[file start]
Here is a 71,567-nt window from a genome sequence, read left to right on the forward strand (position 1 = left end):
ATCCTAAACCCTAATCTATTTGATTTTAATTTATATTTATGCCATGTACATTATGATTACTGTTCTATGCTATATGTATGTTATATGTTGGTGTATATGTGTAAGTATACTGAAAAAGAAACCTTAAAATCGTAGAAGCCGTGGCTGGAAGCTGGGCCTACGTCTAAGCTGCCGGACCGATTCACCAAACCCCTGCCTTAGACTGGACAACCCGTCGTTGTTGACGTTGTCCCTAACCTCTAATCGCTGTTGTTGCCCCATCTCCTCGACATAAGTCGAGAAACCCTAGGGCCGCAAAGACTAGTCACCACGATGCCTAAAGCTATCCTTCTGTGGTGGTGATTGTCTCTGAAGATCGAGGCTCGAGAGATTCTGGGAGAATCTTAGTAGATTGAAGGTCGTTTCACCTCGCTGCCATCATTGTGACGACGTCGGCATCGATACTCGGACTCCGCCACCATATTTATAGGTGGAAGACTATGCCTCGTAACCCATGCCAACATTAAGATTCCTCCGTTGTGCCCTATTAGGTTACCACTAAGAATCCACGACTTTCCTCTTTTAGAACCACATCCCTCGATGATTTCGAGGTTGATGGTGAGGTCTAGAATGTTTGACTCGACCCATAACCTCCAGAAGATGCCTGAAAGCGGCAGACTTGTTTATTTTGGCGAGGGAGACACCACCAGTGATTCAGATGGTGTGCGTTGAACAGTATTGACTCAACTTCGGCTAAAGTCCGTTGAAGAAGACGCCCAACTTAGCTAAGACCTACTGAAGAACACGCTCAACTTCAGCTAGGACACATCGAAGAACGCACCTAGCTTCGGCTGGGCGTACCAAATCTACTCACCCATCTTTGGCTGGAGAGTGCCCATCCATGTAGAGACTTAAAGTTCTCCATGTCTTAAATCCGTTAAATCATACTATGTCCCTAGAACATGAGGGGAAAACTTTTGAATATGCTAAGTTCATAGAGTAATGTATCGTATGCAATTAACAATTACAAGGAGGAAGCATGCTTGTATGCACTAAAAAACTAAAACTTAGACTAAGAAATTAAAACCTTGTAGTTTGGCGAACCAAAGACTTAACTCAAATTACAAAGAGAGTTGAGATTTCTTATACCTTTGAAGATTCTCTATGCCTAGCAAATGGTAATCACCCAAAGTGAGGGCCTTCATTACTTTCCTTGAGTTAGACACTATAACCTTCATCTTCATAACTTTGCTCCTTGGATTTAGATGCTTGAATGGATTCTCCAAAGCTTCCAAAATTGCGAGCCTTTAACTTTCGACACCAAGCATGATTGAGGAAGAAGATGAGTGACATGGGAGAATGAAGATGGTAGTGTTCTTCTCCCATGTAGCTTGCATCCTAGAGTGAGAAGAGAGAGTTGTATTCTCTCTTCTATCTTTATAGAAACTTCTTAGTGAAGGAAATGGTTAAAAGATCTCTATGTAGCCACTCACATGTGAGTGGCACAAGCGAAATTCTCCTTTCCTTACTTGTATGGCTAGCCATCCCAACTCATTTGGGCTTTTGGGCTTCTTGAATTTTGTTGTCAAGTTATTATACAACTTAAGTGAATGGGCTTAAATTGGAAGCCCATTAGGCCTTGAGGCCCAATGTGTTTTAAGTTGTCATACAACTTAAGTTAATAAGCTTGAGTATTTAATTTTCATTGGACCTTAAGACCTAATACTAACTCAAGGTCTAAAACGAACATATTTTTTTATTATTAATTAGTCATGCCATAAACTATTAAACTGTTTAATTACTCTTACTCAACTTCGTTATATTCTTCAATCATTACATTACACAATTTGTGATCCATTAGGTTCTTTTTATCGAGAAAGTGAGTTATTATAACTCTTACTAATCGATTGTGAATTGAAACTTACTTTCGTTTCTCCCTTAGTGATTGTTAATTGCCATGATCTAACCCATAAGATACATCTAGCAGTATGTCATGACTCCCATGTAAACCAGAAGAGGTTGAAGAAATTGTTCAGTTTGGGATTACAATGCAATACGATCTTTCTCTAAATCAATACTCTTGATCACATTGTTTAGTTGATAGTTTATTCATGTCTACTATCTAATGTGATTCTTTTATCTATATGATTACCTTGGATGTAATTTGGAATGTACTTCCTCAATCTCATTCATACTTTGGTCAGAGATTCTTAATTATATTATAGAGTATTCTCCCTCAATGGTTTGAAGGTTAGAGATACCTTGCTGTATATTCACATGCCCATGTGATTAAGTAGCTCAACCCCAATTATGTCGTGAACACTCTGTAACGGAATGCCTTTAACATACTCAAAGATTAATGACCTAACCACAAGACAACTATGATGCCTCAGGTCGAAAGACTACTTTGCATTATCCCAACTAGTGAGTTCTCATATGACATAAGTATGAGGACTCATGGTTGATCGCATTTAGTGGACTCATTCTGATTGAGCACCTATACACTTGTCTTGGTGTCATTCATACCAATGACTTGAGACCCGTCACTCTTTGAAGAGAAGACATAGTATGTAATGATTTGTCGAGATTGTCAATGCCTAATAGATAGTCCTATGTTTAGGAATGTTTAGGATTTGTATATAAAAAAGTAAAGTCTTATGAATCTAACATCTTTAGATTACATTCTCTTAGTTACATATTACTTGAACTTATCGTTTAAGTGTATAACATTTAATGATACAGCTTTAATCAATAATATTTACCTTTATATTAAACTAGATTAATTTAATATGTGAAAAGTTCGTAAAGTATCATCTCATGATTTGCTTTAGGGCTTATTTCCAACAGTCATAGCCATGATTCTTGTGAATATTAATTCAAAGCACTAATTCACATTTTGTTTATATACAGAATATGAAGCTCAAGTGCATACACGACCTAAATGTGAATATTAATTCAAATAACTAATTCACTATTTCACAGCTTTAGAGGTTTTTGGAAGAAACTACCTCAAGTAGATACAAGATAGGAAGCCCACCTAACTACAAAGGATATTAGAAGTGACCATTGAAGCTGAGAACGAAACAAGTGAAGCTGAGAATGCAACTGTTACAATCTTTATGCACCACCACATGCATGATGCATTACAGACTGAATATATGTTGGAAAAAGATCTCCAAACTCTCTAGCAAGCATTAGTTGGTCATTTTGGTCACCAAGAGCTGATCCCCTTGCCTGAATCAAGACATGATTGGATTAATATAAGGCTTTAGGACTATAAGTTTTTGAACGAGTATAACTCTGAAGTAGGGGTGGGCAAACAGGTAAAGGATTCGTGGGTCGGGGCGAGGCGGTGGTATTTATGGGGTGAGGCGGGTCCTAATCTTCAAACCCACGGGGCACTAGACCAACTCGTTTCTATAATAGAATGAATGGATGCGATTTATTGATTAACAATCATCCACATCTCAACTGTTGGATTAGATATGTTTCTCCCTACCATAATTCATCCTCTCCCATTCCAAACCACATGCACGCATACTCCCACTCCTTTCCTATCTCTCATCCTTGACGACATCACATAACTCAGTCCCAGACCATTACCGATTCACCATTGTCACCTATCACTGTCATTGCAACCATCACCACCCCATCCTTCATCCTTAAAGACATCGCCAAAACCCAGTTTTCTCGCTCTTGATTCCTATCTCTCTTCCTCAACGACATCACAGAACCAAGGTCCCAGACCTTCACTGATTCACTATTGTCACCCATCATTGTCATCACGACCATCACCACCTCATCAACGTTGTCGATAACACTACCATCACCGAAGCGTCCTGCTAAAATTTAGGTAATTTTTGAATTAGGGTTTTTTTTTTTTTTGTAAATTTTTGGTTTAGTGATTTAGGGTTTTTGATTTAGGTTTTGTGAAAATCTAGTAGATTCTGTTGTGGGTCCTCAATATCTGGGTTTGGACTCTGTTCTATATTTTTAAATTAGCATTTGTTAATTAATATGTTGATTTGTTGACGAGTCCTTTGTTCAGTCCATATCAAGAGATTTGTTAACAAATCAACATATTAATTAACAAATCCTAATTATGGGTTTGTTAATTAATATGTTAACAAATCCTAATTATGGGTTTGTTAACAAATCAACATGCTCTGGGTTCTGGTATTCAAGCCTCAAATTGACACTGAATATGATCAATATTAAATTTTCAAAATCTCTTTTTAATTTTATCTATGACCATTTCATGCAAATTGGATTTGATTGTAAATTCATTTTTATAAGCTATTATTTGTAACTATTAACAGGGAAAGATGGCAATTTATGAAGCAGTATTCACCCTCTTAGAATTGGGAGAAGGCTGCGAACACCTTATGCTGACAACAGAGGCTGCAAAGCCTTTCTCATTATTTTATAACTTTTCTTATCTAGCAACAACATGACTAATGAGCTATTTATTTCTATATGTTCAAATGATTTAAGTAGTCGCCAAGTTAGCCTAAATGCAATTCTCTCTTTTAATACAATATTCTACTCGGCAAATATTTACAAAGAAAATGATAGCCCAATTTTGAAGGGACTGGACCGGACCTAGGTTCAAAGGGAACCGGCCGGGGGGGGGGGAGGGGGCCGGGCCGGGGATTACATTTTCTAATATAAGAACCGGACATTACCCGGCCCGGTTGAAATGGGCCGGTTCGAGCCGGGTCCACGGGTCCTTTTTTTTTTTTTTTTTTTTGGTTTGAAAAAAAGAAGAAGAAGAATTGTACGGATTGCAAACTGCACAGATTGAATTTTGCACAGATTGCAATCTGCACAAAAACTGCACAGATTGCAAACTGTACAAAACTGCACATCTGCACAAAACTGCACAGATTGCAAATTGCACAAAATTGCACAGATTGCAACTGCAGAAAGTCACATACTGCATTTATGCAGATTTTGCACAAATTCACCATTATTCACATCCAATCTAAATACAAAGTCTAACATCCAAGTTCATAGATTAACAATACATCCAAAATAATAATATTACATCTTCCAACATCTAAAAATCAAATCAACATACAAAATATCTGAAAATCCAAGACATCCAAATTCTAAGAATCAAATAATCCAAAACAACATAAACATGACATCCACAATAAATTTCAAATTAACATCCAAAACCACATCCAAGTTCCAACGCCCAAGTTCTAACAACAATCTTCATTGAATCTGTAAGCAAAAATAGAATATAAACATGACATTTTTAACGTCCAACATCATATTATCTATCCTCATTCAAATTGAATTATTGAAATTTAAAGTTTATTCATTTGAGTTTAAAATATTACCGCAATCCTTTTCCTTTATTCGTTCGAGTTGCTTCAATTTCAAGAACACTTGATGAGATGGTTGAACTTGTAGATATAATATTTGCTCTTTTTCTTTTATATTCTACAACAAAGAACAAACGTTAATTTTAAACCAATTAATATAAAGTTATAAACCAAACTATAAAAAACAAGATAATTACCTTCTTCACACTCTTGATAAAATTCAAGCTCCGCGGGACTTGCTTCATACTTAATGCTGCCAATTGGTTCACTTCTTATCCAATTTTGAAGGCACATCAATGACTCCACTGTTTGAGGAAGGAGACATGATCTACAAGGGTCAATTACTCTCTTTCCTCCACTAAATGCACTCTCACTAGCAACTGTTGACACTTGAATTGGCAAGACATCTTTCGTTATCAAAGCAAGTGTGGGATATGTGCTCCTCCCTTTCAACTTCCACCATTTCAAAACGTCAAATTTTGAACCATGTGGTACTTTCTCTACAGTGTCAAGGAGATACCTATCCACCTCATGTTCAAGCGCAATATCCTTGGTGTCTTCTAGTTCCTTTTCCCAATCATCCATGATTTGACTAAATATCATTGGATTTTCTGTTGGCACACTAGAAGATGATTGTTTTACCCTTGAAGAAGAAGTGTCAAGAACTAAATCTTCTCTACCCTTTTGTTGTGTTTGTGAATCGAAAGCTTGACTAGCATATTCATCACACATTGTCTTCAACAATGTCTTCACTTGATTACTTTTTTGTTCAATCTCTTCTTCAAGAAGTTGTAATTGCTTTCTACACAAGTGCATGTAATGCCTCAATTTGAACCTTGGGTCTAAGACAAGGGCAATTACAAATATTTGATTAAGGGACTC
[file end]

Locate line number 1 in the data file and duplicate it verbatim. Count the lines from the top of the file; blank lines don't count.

Here is a 71,567-nt window from a genome sequence, read left to right on the forward strand (position 1 = left end):